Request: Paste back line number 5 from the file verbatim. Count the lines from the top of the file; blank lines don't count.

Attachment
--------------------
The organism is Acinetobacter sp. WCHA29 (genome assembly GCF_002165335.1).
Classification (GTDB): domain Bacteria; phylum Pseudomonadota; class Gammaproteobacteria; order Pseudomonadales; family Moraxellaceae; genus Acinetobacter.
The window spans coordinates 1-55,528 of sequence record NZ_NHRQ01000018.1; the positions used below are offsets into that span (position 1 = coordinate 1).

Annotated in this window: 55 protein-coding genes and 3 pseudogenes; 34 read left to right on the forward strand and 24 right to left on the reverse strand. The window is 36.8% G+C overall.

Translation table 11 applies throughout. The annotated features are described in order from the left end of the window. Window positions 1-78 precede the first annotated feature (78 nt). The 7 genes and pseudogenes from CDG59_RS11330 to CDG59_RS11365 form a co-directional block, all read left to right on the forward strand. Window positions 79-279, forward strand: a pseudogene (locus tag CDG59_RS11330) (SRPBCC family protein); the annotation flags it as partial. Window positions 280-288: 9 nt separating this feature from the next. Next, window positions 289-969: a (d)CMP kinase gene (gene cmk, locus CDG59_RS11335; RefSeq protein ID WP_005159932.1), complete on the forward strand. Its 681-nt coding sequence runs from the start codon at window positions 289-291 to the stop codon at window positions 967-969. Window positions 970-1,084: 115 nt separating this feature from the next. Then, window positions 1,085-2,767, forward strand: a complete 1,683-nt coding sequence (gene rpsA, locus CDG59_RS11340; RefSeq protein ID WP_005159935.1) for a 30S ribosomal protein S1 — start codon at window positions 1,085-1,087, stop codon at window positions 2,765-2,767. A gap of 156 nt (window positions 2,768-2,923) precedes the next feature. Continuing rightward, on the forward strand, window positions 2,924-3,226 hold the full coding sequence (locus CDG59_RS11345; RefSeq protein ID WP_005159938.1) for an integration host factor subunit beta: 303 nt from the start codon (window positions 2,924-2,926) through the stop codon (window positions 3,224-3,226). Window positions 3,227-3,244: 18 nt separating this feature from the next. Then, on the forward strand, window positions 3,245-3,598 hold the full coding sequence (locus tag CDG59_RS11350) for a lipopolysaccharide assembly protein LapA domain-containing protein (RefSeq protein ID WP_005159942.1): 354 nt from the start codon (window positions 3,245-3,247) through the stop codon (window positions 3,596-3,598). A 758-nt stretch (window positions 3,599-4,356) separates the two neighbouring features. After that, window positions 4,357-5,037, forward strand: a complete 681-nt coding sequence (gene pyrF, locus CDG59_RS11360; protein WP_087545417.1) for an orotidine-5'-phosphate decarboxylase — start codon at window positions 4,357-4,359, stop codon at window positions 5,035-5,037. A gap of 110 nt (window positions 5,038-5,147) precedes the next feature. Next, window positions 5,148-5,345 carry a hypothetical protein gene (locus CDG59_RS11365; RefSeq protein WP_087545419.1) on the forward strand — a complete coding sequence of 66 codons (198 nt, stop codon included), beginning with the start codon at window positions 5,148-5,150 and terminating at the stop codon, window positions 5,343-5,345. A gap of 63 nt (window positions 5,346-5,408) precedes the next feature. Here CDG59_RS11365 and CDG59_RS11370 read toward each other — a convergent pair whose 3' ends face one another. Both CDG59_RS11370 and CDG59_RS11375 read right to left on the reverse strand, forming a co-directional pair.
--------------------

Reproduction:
Translation table 11 applies throughout. The annotated features are described in order from the left end of the window. Window positions 1-78 precede the first annotated feature (78 nt). The 7 genes and pseudogenes from CDG59_RS11330 to CDG59_RS11365 form a co-directional block, all read left to right on the forward strand. Window positions 79-279, forward strand: a pseudogene (locus tag CDG59_RS11330) (SRPBCC family protein); the annotation flags it as partial. Window positions 280-288: 9 nt separating this feature from the next. Next, window positions 289-969: a (d)CMP kinase gene (gene cmk, locus CDG59_RS11335; RefSeq protein ID WP_005159932.1), complete on the forward strand. Its 681-nt coding sequence runs from the start codon at window positions 289-291 to the stop codon at window positions 967-969. Window positions 970-1,084: 115 nt separating this feature from the next. Then, window positions 1,085-2,767, forward strand: a complete 1,683-nt coding sequence (gene rpsA, locus CDG59_RS11340; RefSeq protein ID WP_005159935.1) for a 30S ribosomal protein S1 — start codon at window positions 1,085-1,087, stop codon at window positions 2,765-2,767. A gap of 156 nt (window positions 2,768-2,923) precedes the next feature. Continuing rightward, on the forward strand, window positions 2,924-3,226 hold the full coding sequence (locus CDG59_RS11345; RefSeq protein ID WP_005159938.1) for an integration host factor subunit beta: 303 nt from the start codon (window positions 2,924-2,926) through the stop codon (window positions 3,224-3,226). Window positions 3,227-3,244: 18 nt separating this feature from the next. Then, on the forward strand, window positions 3,245-3,598 hold the full coding sequence (locus tag CDG59_RS11350) for a lipopolysaccharide assembly protein LapA domain-containing protein (RefSeq protein ID WP_005159942.1): 354 nt from the start codon (window positions 3,245-3,247) through the stop codon (window positions 3,596-3,598). A 758-nt stretch (window positions 3,599-4,356) separates the two neighbouring features. After that, window positions 4,357-5,037, forward strand: a complete 681-nt coding sequence (gene pyrF, locus CDG59_RS11360; protein WP_087545417.1) for an orotidine-5'-phosphate decarboxylase — start codon at window positions 4,357-4,359, stop codon at window positions 5,035-5,037. A gap of 110 nt (window positions 5,038-5,147) precedes the next feature. Next, window positions 5,148-5,345 carry a hypothetical protein gene (locus CDG59_RS11365; RefSeq protein WP_087545419.1) on the forward strand — a complete coding sequence of 66 codons (198 nt, stop codon included), beginning with the start codon at window positions 5,148-5,150 and terminating at the stop codon, window positions 5,343-5,345. A gap of 63 nt (window positions 5,346-5,408) precedes the next feature. Here CDG59_RS11365 and CDG59_RS11370 read toward each other — a convergent pair whose 3' ends face one another. Both CDG59_RS11370 and CDG59_RS11375 read right to left on the reverse strand, forming a co-directional pair.